Even by the election of 1872, this was still an issue, with candidate Horace Greeley musing on allowing “peaceful secession” — an absurd idea given the war that had just been fought to prevent it. But by this time, most Northerners were also losing interest in Reconstruction. Proof of this is that Congress passed the Amnesty Act. The new bll removed all political disabilities except those upon lawmakers, military and naval officers, heads of departments and foreign ministers who had switched allegiance during the course of their service to the federal government. The effects of the Amnesty Acts were almost immediate. By 1876, Democrats had regained control of all but three states in the South. Republicans clung to power in South Carolina, Louisiana, and Florida, but only with the help of federal troops. Perhaps not coincidentally, the Klan was largely in decline by the 1880s.
In 1882, the Supreme Court ruled in United States vs. Harris that the Klan Act was partially unconstitutional, saying that Congress’s power under the Fourteenth Amendment did not extend to private conspiracies. However, the Force Act and the Klan Act were invoked in later civil rights conflicts. The Klan would surge in popularity again in the early 20th century, and again in the 1950s and ‘60s in response to the Civil Rights movement.
What’s really notable about all this to me, however, is that pretty much since this hate group’s inception, a majority of the population has deemed it wrong. We as a nation and society have come SO FAR from where we were 150 years ago. We have been free to debate, discuss, and I believe this is at least part of the reason that Martin Luther King, Jr., was able to say the arc of the moral universe bends toward justice. We have so many arguments over the Confederate flag, over monuments to “the losers” and “the traitors.” I don’t mind the arguments, but I hate the straw man that the only options are “complete embrace” or “complete suppression.” Europe has banned the swastika; anti-Semitism is alive and well there. Eradication of the symbol has not eradicated the sentiment.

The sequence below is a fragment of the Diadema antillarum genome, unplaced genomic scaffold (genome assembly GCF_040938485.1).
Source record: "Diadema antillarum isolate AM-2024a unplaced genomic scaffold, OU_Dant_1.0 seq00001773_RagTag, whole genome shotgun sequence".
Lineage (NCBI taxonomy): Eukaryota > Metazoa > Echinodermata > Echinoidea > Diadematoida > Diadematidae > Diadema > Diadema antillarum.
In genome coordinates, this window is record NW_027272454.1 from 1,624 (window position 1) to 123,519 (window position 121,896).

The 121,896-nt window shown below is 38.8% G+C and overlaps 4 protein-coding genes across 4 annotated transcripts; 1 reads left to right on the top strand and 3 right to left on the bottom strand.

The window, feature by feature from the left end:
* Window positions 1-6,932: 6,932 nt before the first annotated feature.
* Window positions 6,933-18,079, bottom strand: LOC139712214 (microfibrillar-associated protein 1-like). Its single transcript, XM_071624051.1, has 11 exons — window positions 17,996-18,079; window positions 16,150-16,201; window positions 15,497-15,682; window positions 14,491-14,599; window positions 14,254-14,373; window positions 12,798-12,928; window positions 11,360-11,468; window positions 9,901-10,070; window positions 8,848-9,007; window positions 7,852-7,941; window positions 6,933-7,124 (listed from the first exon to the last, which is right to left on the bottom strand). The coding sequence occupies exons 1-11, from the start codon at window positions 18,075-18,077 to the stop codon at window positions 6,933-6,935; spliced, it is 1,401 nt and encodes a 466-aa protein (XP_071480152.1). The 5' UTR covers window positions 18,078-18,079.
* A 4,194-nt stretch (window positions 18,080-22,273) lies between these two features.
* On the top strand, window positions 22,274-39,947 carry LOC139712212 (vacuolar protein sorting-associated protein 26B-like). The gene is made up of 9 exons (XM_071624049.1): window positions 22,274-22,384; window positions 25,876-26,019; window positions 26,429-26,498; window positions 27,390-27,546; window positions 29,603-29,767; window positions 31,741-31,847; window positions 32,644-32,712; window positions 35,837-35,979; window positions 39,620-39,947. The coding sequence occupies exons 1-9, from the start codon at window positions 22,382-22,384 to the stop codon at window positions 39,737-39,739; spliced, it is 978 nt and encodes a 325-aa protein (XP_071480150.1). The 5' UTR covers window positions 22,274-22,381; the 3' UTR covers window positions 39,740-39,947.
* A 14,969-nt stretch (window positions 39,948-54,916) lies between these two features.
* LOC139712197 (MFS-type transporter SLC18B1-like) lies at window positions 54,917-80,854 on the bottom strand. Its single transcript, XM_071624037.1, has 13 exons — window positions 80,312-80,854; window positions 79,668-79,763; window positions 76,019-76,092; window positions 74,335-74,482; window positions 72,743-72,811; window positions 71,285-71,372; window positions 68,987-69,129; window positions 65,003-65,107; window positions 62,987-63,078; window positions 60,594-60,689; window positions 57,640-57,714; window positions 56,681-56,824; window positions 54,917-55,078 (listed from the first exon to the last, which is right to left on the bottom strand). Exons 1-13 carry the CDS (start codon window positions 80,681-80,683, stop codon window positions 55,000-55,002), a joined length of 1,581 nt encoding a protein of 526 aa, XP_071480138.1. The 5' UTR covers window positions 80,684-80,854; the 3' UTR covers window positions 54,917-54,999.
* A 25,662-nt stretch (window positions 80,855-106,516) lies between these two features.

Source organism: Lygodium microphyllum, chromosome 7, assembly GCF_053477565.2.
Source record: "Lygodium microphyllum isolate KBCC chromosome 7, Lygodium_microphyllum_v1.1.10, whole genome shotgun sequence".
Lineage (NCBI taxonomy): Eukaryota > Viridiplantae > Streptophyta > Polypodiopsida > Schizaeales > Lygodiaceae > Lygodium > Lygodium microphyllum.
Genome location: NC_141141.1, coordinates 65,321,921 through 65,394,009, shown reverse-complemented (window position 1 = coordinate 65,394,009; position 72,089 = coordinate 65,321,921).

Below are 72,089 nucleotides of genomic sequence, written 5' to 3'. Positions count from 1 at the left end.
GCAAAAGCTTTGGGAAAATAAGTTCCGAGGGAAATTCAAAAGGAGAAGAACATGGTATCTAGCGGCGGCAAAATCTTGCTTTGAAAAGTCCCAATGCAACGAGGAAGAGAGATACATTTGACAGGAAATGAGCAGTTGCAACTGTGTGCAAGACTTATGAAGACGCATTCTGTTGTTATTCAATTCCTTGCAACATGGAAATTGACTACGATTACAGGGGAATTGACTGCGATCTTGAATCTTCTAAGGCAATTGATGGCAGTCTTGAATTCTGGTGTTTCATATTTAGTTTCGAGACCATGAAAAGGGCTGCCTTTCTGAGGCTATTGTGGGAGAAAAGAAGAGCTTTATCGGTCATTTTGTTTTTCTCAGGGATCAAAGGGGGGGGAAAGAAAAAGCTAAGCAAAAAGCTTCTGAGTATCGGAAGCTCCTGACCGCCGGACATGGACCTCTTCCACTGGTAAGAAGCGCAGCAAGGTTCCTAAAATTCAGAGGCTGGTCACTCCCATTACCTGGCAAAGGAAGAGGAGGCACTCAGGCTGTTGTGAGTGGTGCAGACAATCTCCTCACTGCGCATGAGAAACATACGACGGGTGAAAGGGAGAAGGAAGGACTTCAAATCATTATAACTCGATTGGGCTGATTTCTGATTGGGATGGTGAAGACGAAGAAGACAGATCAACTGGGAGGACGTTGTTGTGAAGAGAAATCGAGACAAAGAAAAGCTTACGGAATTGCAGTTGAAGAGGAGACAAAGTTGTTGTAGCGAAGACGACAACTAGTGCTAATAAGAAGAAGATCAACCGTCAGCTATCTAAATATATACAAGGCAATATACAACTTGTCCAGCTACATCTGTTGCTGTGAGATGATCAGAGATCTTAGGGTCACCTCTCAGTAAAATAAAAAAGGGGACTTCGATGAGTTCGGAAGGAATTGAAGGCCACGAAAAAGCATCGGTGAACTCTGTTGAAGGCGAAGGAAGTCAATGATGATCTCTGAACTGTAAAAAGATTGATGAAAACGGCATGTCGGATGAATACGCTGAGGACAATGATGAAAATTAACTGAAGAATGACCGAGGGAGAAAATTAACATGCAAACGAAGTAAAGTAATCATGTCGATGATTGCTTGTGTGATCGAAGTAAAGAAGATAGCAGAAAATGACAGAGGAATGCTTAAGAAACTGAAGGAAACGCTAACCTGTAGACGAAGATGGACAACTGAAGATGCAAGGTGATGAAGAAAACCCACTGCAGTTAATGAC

We don’t need to wipe out our history; we need to learn from it. We need to use it as a tool against those who don’t know or understand where they come from. We need the precedent of slavery as a tool to shame racists; we need the precedent of the Civil War as a (perhaps imperfect, but certainly successful) reflection of the moral universe bending at least a little toward justice. We need to see Brock Turner and shame him. We need to see Peter Jonsson and Carl-Fredrik Arnt and celebrate them. Shame is a powerful tool, and one we are falling out of practice with. We need to stop making excuses and start enforcing our standards. And to do that, we need more discourse, not less. We need more thoughtful discussion, less knee-jerk reaction of hiding bad stuff or pretending it doesn’t happen. We need more accountability and fewer blind eyes. And for all of that, we need history. We need to be able to point to our past and say “this, and this.” We need to be able to point to our mistakes and say “Never again.”
And we need to be able to recognize that no human—currently alive or in the pages of history—is purely one or the other. The ancient Egyptians had a concept called ma’at. Ma’at was a goddess representing concepts like truth, balance, morality, and justice. Souls were weighed against Ma’at’s feather, and if lighter, the departed were welcomed to the paradise of afterlife. In studying history and judging our contemporaries, we need to be able to weigh souls in the same way. We should forgive shortcomings, but we must be able to weigh their heroism and villainy and decide which way the balance tips in each instance. Thomas Jefferson did a lot of really amazing things for this nation. We know he also held some pretty despicable views on race and was somewhat hypocritical in his calling for the abolition of slavery while owning 600 slaves himself. Should we blast his face off Mount Rushmore? I would argue not: the good outweighs the bad. Hitler brought about some fantastic economic reforms and did some great things for Germany. His policies also killed six million Jews. Should he get a monument? I’m saying no.
So when people talk about the Klan, or the Confederate flag, or the windows in the National Cathedral, or a statue of Robert E. Lee, we need to listen to what is really being said. What are we really honoring? Are we endorsing racism? Are we acknowledging an icky part of our history that we need to make sure doesn’t repeat itself? Are we celebrating a man who fought valiantly on the wrong side based on what we might even today consider the right (or at least justifiable) reasons? These are conversations that should not be muffled.
Hark back to the NBC PSA jingle. As my son likes to sing, “The More You Know…”